Jordan Peterson talks about how you know a friend is a real friend. He says the first mark is that you can tell them bad news and they won’t make you feel stupid or that all your back luck is your own fault. The second mark is that you can tell them good news and they will rejoice with you. They won’t be jealous or make you feel like you don’t deserve it or that they wished it had happened to them instead.
I know people who cannot be excited when someone announces a pregnancy because they long for a child. I know people who don’t want to attend any weddings because they long for marriage. I know people who will not rejoice over your promotion at work because they hate their job.
I have been thinking about this—how we keep space for those we love in the bad times and good. Life is such a mixed bag of emotions and experiences. Our responses to that mixed bag has far more to do with what is happening interiorly than what is happening exteriorly.
These ramblings are mine and mine alone and I have no cred except a lifetime of mixed emotions and learning to come to terms with them. I feel like so many people are scared to embrace the negative emotions. They hurt—hurt like bloody hell. And so we numb. We numb with work or social media or alcohol or ice cream. Because we don’t want to feel the pain, we avoid.
And our spectrum of emotions begins to shrink. Maybe we don’t feel the extreme grief, but we also lose the bliss. The positives start to disappear too. And we exist in a narrow field of just meh. To expand your life, you have to learn to keep space for pain and beauty, realizing that they run on parallel tracks and arrive about the same time.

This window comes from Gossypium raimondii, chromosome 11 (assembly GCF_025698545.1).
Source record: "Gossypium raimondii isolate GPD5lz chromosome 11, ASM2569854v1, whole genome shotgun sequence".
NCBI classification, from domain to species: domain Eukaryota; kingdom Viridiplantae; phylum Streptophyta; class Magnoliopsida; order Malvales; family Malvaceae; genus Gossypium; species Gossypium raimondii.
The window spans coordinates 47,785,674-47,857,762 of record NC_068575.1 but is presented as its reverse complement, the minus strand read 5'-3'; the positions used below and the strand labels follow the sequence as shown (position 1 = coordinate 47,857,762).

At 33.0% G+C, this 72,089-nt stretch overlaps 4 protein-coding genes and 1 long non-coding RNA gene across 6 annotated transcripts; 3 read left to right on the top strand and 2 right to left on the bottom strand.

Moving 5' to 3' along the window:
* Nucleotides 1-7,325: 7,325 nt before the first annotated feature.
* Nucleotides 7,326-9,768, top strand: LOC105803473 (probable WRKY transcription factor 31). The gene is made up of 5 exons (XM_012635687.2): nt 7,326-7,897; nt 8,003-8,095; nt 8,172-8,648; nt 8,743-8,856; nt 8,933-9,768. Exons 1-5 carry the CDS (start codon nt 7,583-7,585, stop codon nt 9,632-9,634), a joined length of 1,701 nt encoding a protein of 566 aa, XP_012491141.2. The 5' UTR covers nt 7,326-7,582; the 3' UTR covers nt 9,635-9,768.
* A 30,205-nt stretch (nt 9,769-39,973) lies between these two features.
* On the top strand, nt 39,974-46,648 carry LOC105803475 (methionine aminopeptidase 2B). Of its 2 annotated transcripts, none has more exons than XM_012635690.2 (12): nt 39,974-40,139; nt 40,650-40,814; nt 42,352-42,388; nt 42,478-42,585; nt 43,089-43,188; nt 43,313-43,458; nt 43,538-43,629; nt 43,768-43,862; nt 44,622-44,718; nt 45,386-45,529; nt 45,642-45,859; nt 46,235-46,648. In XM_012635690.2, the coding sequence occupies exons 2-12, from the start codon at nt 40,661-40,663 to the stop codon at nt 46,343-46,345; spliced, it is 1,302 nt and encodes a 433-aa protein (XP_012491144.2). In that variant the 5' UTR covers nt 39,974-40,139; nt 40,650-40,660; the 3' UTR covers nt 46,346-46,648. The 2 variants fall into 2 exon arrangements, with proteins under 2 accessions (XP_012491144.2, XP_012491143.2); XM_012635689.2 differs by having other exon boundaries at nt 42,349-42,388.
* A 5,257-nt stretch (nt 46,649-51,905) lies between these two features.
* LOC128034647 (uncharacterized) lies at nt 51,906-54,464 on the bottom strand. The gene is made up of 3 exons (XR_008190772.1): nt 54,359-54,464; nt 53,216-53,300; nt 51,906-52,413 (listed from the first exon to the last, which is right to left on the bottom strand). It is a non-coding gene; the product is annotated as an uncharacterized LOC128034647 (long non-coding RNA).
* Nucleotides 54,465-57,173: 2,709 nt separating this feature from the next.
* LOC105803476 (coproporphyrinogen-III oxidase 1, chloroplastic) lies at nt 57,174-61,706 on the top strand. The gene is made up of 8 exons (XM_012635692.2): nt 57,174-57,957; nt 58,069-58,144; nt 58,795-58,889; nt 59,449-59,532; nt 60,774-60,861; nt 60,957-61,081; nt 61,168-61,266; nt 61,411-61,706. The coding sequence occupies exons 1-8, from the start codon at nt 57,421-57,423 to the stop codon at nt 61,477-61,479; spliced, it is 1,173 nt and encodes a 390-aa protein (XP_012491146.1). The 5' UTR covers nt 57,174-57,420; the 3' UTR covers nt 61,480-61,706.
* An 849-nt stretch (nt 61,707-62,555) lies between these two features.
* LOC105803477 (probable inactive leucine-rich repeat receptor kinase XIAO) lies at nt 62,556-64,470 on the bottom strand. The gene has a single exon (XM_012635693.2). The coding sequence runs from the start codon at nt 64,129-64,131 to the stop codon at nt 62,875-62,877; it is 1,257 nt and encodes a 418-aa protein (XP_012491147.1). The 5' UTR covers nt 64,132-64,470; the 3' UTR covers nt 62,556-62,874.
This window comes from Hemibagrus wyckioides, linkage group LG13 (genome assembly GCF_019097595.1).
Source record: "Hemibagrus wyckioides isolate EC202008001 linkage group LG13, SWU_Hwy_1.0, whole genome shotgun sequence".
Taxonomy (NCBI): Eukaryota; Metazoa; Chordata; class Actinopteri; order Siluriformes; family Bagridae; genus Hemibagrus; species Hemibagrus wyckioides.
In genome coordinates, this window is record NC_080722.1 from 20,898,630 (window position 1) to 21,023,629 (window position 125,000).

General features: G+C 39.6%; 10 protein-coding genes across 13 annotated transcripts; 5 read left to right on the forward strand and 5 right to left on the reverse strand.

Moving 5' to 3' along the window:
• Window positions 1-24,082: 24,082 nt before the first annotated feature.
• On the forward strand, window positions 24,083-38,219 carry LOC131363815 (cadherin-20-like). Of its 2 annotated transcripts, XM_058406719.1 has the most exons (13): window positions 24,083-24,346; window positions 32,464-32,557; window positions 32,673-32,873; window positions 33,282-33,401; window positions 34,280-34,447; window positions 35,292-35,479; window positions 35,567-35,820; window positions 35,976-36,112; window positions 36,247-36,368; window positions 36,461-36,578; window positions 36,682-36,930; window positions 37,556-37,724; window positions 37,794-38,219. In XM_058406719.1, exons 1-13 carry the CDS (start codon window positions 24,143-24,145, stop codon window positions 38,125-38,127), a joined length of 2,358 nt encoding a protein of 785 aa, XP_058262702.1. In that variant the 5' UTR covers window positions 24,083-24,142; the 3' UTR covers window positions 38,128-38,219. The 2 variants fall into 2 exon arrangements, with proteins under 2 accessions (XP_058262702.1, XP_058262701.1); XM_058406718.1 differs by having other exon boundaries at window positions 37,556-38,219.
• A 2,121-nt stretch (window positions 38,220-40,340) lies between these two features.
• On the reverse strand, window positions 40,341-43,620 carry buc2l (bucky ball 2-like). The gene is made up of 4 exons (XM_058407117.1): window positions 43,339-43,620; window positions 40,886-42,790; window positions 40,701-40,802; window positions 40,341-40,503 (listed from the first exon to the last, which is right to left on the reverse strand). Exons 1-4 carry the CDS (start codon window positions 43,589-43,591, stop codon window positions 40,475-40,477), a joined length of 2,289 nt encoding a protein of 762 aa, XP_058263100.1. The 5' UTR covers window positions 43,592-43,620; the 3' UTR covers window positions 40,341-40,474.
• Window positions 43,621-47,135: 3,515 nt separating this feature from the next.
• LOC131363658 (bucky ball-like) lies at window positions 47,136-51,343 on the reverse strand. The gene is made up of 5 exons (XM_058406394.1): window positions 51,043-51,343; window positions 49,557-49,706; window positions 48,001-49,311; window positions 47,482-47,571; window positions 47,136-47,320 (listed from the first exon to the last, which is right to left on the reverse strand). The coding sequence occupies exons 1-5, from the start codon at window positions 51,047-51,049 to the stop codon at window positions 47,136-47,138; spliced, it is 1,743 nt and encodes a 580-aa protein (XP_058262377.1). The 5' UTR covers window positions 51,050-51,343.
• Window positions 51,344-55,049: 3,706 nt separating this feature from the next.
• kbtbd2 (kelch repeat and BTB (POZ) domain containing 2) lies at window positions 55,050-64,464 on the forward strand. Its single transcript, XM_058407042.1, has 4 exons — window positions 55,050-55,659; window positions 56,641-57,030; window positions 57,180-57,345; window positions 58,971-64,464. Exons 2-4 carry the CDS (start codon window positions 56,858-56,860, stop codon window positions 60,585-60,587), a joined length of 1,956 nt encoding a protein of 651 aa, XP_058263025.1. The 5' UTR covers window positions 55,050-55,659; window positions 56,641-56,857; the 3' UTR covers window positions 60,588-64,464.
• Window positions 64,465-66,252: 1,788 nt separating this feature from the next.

“Let everything happen to you: beauty and terror. Just keep going. No feeling is final. Don’t let yourself lose me. Nearby is the country they call life. You will know it by its seriousness. Give me your hand.” Rilke
Babies and bathwater…
Today is my husband’s birthday.
I wanted to wish him a happy birthday on social media (although he may never see it, I do not know) but I couldn’t find a current picture of him. I had to reach back 8 years to find a picture of when we were happy—ish. Those days have beauty and pain. I would not trade them.
I want to celebrate him. He changed my life. Without the pain of the years we were together, I may have never found my way out of all the self-deception I had conveniently wrapped around myself. I may have never found the immense beauty of the life surrendered, a life beyond my own selfishness.
A friend recently shared with me how when her father was suffering with cancer he promised the Lord he wouldn’t take any opioids in order that he be fully awake and lucid to say yes to God at every moment right up until his passing from this life. That level of beautiful surrender is absolutely unheard of in our culture. It cut me right to my heart because I struggle to surrender to the Divine Will the land of the living.
How many times have you heard the advice to “live in the moment”? This is often said on vacations, on your wedding day, in the days of little children running around barefoot in the sprinkler. People don’t usually say that at funerals or divorce hearings or processing chronic pain. Can you imagine? “Don’t forget to live in the moment…” while you are embracing grief, loss, death, separation, pain, holding your breath and waiting for it to pass. And yet….
Babies and bathwater…
O beautiful soul, hang onto the good. Be in the moment. Let the pain and the goodness pass through you, changing you, and refining you. Feel it all. It’s OK. Let those tears fall if they may. You can pound your fists on the floor and scream at God and He can take it. Feel it, to your depths and then let it go. Laugh. Laugh when the laugh is there, stuck in your throat. Set it free. There is beauty in a thousand unexpected places, often right on the other side of the pain you never wanted to pass through.
Go through. Don’t throw the baby out with the bathwater.
Happy birthday, Gana. Your existence has forever altered mine. If we make it to heaven may we drag each other along.